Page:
When the children were tumbling around playfighting, and when that playfighting was on the very edge of all of our adult comfort levels, uncommon sense told me that (give or take twenty seconds), here was the tipping point coming. Be ready, but even then be wary that maybe things won’t need an adult input. Common sense wouldn’t have ‘let’ the children playfight in the first place. Common sense, if distracted and coming into realising that playfighting was going on, would have stopped it as soon as it had been seen. Common sense, you see, understands that children might get hurt if they playfight.

In many ways, perhaps, playwork is uncommon sense in itself (despite some areas of the literature being questioned in some quarters). Common sense is just what everybody else has: the common, majority approach. Playwork takes the uncommon, path least trodden, view.
 
 

Over-risk-assessmentification

I wonder what my childhood would have been like had it been subjected to the curse of ‘over risk assessment’. I’ve been immersed in looking at ‘health, safety and security’ within play environments this week, because that’s where some of my learners are at in their studies at the moment. The problems of an ‘elfansafety’ culture (thanks for that sort of phraseology, Arthur!) can play themselves out in rather over-zealous risk assessment paperwork.

Whilst I do appreciate safety and children not breaking themselves, what the ‘powers that be’ seem to forget is the dynamic common sense ‘see-it-as-it-unfolds’ way of assessing if something is just too hazardous to take the risk over. What play environments’ policies seem to forget (or rather, what those who write these things seem to forget) is that children are more than capable of assessing for themselves if they can or will do something.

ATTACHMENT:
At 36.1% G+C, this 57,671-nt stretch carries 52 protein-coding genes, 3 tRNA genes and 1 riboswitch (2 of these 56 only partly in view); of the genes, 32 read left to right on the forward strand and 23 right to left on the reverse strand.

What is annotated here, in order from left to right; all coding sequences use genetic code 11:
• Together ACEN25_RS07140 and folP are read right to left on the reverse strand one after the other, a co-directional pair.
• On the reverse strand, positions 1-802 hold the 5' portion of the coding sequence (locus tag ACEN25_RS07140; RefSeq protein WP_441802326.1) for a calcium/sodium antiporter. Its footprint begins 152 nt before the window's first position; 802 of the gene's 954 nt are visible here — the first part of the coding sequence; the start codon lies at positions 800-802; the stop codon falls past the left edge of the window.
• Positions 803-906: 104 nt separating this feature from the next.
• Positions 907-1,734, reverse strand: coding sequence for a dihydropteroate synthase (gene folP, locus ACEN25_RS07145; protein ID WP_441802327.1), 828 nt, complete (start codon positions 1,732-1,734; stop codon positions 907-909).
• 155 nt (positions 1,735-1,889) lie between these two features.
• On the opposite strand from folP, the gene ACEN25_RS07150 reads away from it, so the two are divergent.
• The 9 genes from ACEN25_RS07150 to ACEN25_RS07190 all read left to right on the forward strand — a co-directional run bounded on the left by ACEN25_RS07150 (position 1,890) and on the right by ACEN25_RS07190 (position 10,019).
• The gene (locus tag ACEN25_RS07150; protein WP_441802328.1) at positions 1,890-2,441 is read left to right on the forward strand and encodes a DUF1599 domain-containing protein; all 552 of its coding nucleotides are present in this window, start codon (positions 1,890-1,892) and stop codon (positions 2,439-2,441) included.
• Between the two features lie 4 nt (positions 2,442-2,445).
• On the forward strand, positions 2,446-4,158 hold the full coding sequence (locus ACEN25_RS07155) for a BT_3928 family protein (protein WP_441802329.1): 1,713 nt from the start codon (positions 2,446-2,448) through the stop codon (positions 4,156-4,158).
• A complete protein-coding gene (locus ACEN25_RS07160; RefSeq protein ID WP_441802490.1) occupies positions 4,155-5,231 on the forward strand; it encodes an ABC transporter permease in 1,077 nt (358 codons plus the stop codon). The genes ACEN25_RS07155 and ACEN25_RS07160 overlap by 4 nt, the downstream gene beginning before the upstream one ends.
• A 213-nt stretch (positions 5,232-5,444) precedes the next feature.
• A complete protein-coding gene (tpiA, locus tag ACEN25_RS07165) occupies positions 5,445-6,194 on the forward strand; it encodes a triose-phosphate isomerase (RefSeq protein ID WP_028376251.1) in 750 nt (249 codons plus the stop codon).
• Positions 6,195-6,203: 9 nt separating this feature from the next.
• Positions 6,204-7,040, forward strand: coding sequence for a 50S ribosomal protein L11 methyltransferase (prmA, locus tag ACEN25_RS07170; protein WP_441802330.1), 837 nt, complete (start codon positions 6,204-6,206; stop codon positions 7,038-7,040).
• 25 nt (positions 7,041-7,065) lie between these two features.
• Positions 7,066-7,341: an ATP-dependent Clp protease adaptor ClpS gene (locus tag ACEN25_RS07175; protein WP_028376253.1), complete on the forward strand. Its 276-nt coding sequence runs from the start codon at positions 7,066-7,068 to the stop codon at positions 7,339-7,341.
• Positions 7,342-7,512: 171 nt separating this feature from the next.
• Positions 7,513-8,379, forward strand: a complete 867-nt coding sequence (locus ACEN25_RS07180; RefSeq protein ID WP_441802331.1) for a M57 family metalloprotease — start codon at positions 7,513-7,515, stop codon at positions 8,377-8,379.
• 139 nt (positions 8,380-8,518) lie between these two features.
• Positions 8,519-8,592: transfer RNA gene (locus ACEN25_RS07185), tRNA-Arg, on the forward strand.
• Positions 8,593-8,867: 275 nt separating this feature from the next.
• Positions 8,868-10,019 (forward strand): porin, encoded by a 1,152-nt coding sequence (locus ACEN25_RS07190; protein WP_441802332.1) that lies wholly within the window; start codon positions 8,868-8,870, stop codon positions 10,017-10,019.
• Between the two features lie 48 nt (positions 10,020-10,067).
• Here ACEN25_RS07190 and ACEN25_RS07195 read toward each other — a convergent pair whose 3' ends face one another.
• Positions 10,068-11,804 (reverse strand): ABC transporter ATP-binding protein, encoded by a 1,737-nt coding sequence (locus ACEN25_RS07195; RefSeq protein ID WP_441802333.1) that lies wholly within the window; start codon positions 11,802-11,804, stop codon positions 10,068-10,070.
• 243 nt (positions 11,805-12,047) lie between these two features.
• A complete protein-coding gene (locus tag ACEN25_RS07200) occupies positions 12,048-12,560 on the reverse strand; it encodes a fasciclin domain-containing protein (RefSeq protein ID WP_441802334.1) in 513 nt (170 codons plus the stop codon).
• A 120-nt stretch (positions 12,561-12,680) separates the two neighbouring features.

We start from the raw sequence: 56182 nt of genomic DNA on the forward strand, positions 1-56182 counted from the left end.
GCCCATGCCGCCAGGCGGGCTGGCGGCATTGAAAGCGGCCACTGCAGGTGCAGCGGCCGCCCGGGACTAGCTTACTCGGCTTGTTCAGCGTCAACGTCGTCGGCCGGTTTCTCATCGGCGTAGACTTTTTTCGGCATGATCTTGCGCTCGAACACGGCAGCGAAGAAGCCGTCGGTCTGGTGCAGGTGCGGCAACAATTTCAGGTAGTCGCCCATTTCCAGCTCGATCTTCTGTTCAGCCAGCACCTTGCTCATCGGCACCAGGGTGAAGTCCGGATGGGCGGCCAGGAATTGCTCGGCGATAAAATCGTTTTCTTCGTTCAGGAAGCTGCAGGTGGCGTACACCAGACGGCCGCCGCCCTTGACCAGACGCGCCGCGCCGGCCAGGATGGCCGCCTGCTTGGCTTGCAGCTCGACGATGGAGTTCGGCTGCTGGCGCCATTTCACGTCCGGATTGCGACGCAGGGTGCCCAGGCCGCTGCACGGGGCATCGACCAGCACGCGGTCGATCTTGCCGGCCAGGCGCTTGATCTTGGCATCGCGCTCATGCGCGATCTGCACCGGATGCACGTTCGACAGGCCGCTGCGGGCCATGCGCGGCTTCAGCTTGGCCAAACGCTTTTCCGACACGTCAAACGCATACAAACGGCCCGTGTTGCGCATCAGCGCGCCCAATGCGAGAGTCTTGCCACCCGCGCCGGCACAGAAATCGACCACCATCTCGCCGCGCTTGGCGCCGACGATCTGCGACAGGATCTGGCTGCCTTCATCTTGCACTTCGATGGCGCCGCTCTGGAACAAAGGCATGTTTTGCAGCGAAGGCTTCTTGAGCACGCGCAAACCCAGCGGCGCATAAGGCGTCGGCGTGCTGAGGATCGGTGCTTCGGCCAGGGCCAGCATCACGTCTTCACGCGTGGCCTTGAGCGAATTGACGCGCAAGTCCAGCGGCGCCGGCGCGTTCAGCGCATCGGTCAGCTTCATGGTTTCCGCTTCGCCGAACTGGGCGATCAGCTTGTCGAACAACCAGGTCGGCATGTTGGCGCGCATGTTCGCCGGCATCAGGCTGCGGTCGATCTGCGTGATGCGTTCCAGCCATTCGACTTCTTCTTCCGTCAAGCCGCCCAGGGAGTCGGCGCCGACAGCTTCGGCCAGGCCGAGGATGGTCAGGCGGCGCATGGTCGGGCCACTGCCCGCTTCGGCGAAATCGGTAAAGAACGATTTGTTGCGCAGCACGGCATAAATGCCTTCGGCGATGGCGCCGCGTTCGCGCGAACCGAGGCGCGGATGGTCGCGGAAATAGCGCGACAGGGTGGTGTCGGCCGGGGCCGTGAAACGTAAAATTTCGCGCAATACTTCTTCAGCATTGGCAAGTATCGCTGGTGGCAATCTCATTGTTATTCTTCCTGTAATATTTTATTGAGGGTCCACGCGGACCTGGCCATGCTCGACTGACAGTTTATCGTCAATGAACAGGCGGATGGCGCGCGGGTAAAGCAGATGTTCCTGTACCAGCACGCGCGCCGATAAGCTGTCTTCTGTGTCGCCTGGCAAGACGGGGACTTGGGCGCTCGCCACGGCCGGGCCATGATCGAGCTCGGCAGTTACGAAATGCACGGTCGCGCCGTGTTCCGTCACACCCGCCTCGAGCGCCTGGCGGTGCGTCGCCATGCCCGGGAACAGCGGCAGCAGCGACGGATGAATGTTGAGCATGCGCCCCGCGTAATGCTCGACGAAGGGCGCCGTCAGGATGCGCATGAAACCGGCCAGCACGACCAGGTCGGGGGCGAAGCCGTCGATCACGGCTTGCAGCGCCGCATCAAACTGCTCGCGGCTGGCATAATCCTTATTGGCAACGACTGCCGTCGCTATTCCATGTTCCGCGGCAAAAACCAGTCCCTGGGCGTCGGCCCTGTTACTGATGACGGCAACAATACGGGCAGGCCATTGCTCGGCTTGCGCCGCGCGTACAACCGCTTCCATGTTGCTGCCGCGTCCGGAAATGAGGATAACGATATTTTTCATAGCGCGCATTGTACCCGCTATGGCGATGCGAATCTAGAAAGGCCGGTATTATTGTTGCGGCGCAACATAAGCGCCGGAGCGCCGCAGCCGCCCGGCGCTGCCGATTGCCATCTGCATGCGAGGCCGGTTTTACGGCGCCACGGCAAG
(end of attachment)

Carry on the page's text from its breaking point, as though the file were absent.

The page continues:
So, what might my childhood have been like had it been subjected to over-zealous application of paperwork? Let’s think . . .

That stream is four centimetres deep. On no account should the child go within eight feet of the edge, and only then with a responsible adult closely watching and only when that adult is equipped with a whistle, a clipboard, a first aid kit, and inflatable arm bands. The child should not be allowed to paddle in the water: there’s a risk of getting the feet wet, of picking up water-borne infection, of endangering wildlife, of contracting frog-lurgy.

Swings are not for jumping off. On no account must the child jump from the swing to see how far they can get. Swings should only be swung by two feet in either direction. The child must have both hands on the chains and their bottom on the seat at all times. The adult must push the child and must watch closely. Only play on swings equipped with standard safety matting. Promptly whisk children away from swings which have gravel underneath, cracked concrete, muddy grass (slippage risk) or cracked paving slabs.